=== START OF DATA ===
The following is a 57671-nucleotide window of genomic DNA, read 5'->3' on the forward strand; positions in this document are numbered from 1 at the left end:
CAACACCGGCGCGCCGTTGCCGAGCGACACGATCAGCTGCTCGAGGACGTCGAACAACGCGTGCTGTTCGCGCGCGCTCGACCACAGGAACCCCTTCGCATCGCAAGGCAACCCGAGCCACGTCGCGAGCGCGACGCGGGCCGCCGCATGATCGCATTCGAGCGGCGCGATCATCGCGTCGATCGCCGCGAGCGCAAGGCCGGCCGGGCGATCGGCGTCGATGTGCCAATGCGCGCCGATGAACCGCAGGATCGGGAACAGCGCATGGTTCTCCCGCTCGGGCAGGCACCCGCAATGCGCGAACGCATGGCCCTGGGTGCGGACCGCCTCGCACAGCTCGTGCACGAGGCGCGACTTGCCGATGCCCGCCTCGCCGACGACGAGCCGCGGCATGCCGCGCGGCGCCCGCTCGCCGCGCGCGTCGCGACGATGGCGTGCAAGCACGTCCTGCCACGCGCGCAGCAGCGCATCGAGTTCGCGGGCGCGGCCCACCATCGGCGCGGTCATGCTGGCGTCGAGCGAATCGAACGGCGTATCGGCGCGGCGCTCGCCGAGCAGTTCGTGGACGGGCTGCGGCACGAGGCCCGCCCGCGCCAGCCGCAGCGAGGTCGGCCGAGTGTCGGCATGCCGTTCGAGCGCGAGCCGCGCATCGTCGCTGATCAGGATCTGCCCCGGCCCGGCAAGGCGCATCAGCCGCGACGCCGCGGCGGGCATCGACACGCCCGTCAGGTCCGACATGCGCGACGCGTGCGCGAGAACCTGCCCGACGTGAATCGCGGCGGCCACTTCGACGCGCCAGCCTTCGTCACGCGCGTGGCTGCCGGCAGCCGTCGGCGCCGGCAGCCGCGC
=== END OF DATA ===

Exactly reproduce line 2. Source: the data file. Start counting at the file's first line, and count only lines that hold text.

CAACACCGGCGCGCCGTTGCCGAGCGACACGATCAGCTGCTCGAGGACGTCGAACAACGCGTGCTGTTCGCGCGCGCTCGACCACAGGAACCCCTTCGCATCGCAAGGCAACCCGAGCCACGTCGCGAGCGCGACGCGGGCCGCCGCATGATCGCATTCGAGCGGCGCGATCATCGCGTCGATCGCCGCGAGCGCAAGGCCGGCCGGGCGATCGGCGTCGATGTGCCAATGCGCGCCGATGAACCGCAGGATCGGGAACAGCGCATGGTTCTCCCGCTCGGGCAGGCACCCGCAATGCGCGAACGCATGGCCCTGGGTGCGGACCGCCTCGCACAGCTCGTGCACGAGGCGCGACTTGCCGATGCCCGCCTCGCCGACGACGAGCCGCGGCATGCCGCGCGGCGCCCGCTCGCCGCGCGCGTCGCGACGATGGCGTGCAAGCACGTCCTGCCACGCGCGCAGCAGCGCATCGAGTTCGCGGGCGCGGCCCACCATCGGCGCGGTCATGCTGGCGTCGAGCGAATCGAACGGCGTATCGGCGCGGCGCTCGCCGAGCAGTTCGTGGACGGGCTGCGGCACGAGGCCCGCCCGCGCCAGCCGCAGCGAGGTCGGCCGAGTGTCGGCATGCCGTTCGAGCGCGAGCCGCGCATCGTCGCTGATCAGGATCTGCCCCGGCCCGGCAAGGCGCATCAGCCGCGACGCCGCGGCGGGCATCGACACGCCCGTCAGGTCCGACATGCGCGACGCGTGCGCGAGAACCTGCCCGACGTGAATCGCGGCGGCCACTTCGACGCGCCAGCCTTCGTCACGCGCGTGGCTGCCGGCAGCCGTCGGCGCCGGCAGCCGCGC